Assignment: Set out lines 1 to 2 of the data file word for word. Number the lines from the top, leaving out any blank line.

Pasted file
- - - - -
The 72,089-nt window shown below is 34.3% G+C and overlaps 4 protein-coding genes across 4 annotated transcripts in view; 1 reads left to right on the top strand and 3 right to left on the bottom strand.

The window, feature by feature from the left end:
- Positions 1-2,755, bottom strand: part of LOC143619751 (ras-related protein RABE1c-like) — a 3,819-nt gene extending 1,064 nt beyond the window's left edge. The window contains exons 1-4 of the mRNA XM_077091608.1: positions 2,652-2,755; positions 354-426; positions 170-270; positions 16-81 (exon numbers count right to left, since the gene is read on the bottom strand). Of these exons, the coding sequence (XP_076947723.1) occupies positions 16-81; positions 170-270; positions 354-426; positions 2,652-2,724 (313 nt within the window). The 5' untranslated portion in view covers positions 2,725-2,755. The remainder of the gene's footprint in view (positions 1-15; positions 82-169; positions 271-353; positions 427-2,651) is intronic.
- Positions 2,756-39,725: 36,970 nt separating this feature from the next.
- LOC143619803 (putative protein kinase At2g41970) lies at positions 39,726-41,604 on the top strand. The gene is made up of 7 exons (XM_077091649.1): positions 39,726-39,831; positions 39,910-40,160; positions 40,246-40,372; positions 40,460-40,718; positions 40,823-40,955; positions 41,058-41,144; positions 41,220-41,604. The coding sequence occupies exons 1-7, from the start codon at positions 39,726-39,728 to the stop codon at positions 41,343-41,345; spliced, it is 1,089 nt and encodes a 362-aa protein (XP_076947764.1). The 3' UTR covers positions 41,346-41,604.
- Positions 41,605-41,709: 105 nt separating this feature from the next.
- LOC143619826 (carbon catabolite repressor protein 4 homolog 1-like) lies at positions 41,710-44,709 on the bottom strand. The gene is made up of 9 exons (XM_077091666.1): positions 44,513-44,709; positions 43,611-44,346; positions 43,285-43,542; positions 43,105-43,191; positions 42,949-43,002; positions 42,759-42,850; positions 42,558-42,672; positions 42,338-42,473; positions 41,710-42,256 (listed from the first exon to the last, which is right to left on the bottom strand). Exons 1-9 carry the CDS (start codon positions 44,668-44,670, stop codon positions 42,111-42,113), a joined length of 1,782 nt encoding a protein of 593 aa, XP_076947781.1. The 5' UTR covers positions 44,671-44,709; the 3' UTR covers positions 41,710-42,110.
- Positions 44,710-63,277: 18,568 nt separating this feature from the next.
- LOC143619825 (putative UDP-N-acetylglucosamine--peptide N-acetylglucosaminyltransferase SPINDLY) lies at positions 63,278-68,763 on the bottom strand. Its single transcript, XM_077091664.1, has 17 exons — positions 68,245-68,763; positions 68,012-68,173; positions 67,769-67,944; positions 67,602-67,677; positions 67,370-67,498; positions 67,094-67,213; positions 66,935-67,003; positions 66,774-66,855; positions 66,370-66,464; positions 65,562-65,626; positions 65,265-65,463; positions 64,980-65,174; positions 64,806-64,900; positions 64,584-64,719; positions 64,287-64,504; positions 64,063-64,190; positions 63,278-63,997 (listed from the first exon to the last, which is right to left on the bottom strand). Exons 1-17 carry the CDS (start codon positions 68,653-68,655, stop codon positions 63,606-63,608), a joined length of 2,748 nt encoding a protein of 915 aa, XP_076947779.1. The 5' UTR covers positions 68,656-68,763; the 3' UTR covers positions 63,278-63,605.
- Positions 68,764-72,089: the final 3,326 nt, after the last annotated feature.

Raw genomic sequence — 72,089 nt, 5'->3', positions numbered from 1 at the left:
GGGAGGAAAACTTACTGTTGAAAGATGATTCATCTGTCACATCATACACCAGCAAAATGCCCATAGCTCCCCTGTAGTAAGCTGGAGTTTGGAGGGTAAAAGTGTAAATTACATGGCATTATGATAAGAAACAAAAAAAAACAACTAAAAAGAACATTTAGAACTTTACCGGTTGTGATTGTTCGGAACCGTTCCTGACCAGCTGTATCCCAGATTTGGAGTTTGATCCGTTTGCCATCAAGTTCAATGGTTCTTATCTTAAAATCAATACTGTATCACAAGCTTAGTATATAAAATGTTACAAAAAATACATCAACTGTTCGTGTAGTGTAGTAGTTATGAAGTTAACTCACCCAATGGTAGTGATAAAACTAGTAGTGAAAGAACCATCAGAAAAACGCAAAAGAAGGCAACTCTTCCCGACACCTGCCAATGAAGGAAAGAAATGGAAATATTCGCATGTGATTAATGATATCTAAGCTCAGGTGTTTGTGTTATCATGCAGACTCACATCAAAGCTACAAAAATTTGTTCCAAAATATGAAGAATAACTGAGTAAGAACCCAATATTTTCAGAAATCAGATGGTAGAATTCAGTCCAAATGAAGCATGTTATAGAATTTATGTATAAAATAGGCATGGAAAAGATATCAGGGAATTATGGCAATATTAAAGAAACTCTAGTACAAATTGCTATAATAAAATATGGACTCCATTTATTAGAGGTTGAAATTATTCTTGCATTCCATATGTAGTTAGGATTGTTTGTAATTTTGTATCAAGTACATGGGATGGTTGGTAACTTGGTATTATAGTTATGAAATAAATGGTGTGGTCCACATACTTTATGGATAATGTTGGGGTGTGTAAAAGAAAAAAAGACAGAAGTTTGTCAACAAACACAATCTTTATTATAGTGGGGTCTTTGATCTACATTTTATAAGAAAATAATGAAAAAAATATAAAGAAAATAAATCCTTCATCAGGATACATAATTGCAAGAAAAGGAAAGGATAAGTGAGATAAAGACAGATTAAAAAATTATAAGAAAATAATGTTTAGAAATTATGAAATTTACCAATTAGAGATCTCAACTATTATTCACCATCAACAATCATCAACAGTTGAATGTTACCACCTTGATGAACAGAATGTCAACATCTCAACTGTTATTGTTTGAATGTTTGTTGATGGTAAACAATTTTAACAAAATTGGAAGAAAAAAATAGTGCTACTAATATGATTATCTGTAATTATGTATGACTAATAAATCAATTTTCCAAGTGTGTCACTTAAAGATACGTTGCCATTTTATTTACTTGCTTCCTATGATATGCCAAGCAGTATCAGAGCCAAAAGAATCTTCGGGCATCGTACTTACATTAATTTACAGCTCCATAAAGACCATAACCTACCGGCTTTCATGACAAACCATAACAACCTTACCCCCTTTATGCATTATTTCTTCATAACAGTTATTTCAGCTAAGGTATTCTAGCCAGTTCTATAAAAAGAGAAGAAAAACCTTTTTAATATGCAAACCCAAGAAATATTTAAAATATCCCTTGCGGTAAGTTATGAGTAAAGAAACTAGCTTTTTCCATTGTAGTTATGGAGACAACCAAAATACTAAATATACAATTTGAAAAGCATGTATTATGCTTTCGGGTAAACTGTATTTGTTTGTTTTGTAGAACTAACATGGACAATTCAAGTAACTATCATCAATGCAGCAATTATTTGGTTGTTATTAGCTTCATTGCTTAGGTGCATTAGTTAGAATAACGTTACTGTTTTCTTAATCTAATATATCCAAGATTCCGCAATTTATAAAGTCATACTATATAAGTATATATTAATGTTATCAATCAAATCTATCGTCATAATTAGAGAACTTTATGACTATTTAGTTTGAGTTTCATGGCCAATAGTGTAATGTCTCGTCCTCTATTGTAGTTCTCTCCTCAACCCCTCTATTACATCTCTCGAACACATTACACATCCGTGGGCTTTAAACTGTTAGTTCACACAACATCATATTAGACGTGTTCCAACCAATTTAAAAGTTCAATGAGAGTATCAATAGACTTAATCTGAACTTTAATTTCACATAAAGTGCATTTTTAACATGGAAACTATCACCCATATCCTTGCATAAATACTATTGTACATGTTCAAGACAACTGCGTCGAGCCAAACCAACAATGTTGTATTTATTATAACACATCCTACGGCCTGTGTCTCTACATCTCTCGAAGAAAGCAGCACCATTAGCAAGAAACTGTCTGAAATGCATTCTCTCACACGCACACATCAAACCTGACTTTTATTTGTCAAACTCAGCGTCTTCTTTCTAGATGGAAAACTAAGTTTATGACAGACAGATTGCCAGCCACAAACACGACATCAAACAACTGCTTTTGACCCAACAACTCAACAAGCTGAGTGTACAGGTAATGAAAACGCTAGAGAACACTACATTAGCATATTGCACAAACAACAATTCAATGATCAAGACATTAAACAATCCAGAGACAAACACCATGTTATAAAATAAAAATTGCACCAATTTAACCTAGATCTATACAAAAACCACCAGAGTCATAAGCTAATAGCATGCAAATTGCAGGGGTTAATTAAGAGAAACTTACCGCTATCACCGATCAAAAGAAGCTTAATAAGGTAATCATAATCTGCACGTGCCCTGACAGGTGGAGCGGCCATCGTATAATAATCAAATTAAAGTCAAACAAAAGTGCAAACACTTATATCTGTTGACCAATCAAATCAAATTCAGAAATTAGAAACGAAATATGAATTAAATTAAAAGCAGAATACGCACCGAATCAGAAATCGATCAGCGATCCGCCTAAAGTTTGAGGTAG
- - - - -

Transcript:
The 72,089-nt window shown below is 34.3% G+C and overlaps 4 protein-coding genes across 4 annotated transcripts in view; 1 reads left to right on the top strand and 3 right to left on the bottom strand.

The window, feature by feature from the left end: